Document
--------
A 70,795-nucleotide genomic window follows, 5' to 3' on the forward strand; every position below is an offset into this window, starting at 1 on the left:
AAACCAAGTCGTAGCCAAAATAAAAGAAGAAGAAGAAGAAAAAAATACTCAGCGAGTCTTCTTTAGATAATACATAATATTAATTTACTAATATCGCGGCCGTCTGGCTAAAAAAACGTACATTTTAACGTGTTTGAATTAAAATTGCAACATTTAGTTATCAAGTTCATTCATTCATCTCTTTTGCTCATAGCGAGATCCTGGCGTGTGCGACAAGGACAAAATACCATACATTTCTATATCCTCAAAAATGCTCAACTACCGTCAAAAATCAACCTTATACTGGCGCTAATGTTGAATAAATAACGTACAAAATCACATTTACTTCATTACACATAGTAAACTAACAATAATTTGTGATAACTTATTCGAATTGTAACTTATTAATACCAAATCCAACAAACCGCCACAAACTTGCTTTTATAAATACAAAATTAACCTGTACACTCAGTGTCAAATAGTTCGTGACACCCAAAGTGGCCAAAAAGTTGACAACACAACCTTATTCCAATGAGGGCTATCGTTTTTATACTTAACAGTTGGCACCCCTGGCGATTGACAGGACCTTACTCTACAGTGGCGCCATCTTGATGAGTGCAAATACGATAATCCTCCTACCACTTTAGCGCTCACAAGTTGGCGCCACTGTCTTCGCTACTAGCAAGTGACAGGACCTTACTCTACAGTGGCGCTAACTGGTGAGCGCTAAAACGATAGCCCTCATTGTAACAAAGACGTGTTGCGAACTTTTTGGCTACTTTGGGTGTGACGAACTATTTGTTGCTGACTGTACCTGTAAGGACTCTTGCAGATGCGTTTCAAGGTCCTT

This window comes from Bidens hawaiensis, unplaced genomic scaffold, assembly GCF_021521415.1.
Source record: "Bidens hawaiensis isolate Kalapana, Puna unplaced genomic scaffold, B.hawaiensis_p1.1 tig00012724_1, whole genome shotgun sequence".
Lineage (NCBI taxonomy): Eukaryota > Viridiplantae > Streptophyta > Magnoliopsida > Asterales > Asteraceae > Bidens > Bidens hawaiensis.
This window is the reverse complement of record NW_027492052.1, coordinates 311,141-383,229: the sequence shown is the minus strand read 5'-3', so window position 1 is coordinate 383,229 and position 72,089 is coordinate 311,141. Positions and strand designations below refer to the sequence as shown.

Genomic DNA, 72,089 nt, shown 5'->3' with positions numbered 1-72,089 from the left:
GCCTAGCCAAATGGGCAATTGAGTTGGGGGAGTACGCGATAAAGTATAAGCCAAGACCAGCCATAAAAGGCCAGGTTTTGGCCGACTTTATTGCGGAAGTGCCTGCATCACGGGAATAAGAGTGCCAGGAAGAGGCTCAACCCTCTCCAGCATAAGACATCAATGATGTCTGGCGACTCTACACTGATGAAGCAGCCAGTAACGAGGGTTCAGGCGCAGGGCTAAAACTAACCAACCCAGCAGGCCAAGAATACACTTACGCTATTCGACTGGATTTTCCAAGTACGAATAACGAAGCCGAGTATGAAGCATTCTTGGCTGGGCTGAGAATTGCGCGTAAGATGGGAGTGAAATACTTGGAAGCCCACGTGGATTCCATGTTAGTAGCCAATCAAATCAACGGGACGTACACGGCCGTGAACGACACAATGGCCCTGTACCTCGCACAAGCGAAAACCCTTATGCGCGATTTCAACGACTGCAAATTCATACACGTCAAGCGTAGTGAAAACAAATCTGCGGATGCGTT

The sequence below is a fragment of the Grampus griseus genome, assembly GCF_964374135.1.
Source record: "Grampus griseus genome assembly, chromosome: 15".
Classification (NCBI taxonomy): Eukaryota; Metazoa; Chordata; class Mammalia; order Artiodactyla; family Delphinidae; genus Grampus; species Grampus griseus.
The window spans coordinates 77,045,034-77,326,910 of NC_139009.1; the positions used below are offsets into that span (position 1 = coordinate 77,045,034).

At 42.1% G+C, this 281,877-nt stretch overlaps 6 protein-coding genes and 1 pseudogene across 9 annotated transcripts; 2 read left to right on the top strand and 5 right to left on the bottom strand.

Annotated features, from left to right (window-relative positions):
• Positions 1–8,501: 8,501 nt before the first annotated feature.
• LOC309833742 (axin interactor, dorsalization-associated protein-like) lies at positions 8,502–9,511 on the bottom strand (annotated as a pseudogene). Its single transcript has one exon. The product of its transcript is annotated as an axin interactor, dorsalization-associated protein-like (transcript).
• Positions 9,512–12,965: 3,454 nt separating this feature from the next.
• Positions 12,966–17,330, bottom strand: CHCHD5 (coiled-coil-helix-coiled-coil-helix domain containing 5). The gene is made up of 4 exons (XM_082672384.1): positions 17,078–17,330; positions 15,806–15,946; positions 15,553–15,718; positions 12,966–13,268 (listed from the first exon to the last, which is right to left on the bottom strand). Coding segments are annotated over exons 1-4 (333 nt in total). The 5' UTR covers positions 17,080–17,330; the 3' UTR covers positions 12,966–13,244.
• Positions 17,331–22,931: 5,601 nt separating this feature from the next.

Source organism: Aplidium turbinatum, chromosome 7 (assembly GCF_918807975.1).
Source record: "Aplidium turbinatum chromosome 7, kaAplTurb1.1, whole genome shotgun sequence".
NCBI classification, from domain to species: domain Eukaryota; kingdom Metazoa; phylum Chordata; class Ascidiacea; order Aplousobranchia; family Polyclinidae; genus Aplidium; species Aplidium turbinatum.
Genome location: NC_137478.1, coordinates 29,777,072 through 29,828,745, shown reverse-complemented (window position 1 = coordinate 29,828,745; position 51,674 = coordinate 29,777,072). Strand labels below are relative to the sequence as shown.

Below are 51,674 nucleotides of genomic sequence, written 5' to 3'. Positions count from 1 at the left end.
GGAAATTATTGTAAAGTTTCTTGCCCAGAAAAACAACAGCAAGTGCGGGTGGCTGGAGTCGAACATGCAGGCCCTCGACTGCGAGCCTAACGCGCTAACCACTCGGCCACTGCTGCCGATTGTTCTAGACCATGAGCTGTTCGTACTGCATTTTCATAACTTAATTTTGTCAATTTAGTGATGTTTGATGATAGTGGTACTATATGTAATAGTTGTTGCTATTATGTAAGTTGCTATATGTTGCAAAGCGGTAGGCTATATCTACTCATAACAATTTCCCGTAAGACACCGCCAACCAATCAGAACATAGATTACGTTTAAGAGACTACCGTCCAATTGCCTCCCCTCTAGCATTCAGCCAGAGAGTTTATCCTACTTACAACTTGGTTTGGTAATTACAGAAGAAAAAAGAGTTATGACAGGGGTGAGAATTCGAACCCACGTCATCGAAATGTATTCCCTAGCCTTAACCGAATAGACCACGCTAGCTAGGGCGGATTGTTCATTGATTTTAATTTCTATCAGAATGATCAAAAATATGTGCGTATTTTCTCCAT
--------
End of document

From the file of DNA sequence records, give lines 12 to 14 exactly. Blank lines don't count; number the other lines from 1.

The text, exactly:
The window spans coordinates 77,045,034-77,326,910 of NC_139009.1; the positions used below are offsets into that span (position 1 = coordinate 77,045,034).

At 42.1% G+C, this 281,877-nt stretch overlaps 6 protein-coding genes and 1 pseudogene across 9 annotated transcripts; 2 read left to right on the top strand and 5 right to left on the bottom strand.

Annotated features, from left to right (window-relative positions):